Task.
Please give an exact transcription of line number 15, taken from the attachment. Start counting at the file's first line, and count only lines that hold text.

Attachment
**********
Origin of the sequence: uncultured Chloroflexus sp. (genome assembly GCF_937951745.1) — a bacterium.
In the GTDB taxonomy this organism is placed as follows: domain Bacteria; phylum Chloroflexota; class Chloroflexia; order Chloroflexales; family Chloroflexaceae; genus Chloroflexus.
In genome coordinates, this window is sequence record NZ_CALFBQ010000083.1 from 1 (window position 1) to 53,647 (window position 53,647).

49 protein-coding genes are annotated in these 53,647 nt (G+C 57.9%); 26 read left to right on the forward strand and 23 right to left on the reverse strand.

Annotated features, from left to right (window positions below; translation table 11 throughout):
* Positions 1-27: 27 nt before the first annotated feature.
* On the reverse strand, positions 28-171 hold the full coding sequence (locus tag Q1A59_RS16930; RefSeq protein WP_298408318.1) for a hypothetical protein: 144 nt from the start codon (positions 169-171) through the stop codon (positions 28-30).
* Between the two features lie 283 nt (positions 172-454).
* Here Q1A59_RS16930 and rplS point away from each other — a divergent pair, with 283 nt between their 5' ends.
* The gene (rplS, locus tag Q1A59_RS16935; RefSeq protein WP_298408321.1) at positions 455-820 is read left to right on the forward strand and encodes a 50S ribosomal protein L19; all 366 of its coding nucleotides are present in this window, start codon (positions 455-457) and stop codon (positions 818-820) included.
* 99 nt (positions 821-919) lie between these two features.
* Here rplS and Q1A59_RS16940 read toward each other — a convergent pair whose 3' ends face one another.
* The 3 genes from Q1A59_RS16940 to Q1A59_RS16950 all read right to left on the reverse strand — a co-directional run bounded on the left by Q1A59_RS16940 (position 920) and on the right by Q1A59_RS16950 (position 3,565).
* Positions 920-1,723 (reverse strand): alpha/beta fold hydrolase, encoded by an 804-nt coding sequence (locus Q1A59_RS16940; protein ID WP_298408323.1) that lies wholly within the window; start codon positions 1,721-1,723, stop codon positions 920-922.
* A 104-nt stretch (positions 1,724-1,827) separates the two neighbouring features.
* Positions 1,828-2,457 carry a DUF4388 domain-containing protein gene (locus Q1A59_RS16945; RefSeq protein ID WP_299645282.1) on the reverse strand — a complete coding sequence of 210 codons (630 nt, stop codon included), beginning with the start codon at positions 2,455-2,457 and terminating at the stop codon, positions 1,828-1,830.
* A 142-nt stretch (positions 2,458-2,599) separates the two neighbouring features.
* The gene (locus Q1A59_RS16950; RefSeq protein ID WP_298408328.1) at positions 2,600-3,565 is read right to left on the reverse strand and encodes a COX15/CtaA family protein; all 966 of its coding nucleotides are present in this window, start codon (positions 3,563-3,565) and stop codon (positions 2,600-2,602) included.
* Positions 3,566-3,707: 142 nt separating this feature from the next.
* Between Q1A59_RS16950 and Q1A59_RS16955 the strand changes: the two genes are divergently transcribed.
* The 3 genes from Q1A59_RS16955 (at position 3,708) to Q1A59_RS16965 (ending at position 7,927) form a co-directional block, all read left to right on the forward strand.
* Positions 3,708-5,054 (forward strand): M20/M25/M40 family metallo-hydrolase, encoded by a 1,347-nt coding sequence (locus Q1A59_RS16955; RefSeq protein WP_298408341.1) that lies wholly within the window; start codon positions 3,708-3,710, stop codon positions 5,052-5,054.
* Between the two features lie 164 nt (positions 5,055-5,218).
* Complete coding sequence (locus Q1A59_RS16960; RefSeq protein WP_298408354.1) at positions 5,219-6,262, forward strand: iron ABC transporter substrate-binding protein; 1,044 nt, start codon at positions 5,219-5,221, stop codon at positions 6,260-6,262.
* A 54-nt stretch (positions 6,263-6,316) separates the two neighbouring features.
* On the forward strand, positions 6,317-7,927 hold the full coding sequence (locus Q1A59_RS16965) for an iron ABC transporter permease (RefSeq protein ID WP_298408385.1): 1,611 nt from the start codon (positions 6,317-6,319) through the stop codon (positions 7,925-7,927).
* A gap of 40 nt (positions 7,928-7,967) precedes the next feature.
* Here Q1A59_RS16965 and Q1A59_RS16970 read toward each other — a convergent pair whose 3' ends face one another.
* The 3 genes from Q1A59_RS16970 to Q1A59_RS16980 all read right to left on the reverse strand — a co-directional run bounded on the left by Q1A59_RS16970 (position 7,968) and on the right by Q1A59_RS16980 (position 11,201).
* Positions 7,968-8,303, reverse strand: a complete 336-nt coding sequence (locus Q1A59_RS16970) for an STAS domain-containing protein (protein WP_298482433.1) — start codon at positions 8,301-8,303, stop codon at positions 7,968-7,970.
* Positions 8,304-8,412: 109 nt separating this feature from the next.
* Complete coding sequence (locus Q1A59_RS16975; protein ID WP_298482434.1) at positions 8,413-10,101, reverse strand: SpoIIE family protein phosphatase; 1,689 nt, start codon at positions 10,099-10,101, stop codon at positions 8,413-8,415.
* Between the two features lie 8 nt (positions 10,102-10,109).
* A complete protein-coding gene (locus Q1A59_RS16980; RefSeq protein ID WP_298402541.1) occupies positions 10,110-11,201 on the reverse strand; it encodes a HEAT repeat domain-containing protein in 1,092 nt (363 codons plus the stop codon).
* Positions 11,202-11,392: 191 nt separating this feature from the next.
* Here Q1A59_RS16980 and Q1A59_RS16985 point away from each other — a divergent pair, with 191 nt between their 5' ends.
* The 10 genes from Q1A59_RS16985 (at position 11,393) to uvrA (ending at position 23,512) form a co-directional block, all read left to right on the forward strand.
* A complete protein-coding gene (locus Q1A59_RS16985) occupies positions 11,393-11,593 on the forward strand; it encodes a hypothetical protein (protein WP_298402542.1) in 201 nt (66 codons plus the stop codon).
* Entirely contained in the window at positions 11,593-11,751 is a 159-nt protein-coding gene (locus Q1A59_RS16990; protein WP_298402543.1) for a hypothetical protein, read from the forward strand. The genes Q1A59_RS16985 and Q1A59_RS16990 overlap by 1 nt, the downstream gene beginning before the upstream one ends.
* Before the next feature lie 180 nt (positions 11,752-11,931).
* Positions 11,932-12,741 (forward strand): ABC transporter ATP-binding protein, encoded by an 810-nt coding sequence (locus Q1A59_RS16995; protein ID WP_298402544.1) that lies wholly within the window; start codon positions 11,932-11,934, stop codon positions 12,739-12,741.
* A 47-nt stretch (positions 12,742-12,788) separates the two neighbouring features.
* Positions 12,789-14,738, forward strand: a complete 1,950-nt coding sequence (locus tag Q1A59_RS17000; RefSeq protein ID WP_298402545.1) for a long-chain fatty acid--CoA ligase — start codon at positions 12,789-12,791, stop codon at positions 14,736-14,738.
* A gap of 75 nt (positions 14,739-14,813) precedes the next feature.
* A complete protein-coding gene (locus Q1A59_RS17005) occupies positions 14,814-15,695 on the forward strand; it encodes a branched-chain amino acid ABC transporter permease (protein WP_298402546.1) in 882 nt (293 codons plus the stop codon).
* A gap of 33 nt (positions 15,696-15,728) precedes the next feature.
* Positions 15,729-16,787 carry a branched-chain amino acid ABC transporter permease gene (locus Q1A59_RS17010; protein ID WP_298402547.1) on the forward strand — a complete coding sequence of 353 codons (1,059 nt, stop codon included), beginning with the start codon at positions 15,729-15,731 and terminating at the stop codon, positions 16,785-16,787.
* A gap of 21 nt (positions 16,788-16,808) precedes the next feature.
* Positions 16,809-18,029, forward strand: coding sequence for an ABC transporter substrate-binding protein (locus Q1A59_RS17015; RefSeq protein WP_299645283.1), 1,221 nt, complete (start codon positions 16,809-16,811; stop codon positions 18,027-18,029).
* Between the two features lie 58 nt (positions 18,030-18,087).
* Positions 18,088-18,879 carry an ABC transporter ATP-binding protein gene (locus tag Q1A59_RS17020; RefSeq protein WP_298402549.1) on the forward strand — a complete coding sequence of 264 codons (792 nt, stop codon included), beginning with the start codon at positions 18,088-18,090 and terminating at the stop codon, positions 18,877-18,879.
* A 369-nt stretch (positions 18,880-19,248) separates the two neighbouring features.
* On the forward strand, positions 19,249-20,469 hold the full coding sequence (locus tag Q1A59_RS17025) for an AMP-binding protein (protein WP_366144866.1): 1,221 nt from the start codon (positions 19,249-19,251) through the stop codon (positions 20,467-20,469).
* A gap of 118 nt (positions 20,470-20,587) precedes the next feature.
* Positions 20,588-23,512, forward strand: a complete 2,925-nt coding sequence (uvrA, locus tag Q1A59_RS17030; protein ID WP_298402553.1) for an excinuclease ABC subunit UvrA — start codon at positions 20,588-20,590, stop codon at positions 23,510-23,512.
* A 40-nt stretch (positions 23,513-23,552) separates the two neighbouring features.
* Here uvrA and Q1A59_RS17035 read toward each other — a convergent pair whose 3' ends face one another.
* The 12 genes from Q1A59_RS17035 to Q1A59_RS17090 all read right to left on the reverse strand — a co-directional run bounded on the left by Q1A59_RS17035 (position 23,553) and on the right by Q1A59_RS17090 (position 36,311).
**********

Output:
* A 104-nt stretch (positions 1,724-1,827) separates the two neighbouring features.